The first thing I’m struck by is how normal it is. Okay, I wasn’t expecting smouldering piles of radioactive rubble, but really it does just feel like any other first-world city. The station, while not quite as manic as Shin-Osaka is still busy, the place is heaving with people, outside you have taxis and trams dropping people off and taking them away, you’ve got tour groups gathering round their guide, you’ve got the tourist board doling out advice and free maps, and you’ve got the big city street map where you look for the “you are here” arrow, and once you’ve found that your eyes just have to go looking for the “Atomic Bomb Dome” next. And that’s the only thing to tell you what happened here, there are no plaques or monuments or memorials around.

It’s a very compact city centre. Assuming most people arrive by train, and are definitely going to visit the Peace Park, and probably want to visit Hiroshima Castle, and (say) Hijiyama Park – that forms a square of about a mile on each side, and is easily walkable by anybody who is able-bodied. So I didn’t take any public transport the whole time I was there. My hotel was on the south edge of that square I just imagined, on “Heiwa-0-dori” which in English means “Peace Boulevard”. Continuing west along this road and it eventually forms the south edge of the Peace Park. Just before that, this is the first view you get of the Peace Park.

Peace museum in foreground, almost concealed by cherry blossoms. At the right hand end of the row of cherry blossoms you can just make out the A-Bomb Dome (which is actually on the same side of the river from which this photo was taken). Click for full-size.

The first thing I noticed about the park was how “normal” it is, and how the people of Hiroshima treat it as a place to go to relax and to enjoy themselves (just like any other park in any other city). I think I had formed the impression that it would be a very sombre place, like visiting a graveyard or a war memorial, but it isn’t. I’m not saying for a moment that it’s being treated disrespectfully, it’s not, it was a really nice place to be, being in among parents pushing babies in prams, kids throwing frisbees around, three generations of the same family sitting on the grass having a picnic, and so on.

The best map (in terms of ease-of-use) that I found is at Wikimedia – click the thumbnail below to open the full-size map. And for what follows I’ll start at item 16 on the map, and count down to item 1, as this is more-or-less the order that I would have encountered them on my visits through the park. For each image that follows, click to see it full-size.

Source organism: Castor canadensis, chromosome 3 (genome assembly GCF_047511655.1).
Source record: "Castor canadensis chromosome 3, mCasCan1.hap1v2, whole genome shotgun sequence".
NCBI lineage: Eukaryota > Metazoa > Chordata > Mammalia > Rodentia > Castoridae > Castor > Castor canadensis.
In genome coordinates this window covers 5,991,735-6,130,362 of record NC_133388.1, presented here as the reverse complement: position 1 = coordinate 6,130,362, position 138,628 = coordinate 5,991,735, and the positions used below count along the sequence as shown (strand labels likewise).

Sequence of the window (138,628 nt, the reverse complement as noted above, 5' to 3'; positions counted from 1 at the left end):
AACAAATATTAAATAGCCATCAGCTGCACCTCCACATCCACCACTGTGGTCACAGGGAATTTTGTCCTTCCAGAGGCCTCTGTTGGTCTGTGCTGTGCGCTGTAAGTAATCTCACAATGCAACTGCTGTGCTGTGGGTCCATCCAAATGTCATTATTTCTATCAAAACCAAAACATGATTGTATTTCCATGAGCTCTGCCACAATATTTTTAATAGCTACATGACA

Peace Park Map Thumbnail
Courtesy Wikimedia Commons and OpenStreetMap

16. Gates of Peace

A comparatively new addition to the park, the word “peace” written in 50-plus languages. Nice.

15. Statue of Mother and Child in the Storm

14. Fountain of Prayer

Seen here, with the (closed at the time) Peace Memorial Museum behind it.


13. International Conference Centre and 12. Peace Memorial Musuem

Both are closed right now for earthquake-proofing works (I guess that the earthquake and tsumani in 2011 – and because the focus has been on the Fukushima nuclear plant, it’s been forgotten just how phenomenally destructive the quake was – has led to a programme of strengthening key buildings across the country. This museum contains irreplaceable artifacts from an event unique in human history, and it’s right that all steps should be taken to preserve them). Just bad luck on my part, as I was really wanting to see round it, a pal that’s visited says it affected him more than Auschwitz (and I’ve been to both as well), and I’ve read similar tales from bloggers online.

There is actually a Peace Museum in a building that’s not numbered – look at building 12 (the big rectangle) and on its west side is building 11. To its east is an identical building, and at the moment that serves as the museum.

It’s over three floors (four if you include the basement, though that really doesn’t have much to see) and I think what they’ve done is take the best bits (and yes, you don’t get “best bits” of a nuclear bomb aftermath, I know that) from the museum that’s shut and exhibit them in here. And sorry to say, it doesn’t really work – there’s just too much crammed in to too small a space, and too many people visiting. Granted I went on Easter Sunday which was probably busier than normal (I know Japan isn’t Christian, but Sunday is still their day of rest, and I think with the Easter holidays they would get an increase in tourist numbers. The cherry blossoms being in season probably added a few more too).

All in all, you lost the ability to really take in what you were seeing and to reflect on it, it was too busy and noisy for any of the installations to have an impact, which is a shame as there were some really horrendous stories being told, and they deserve to be told.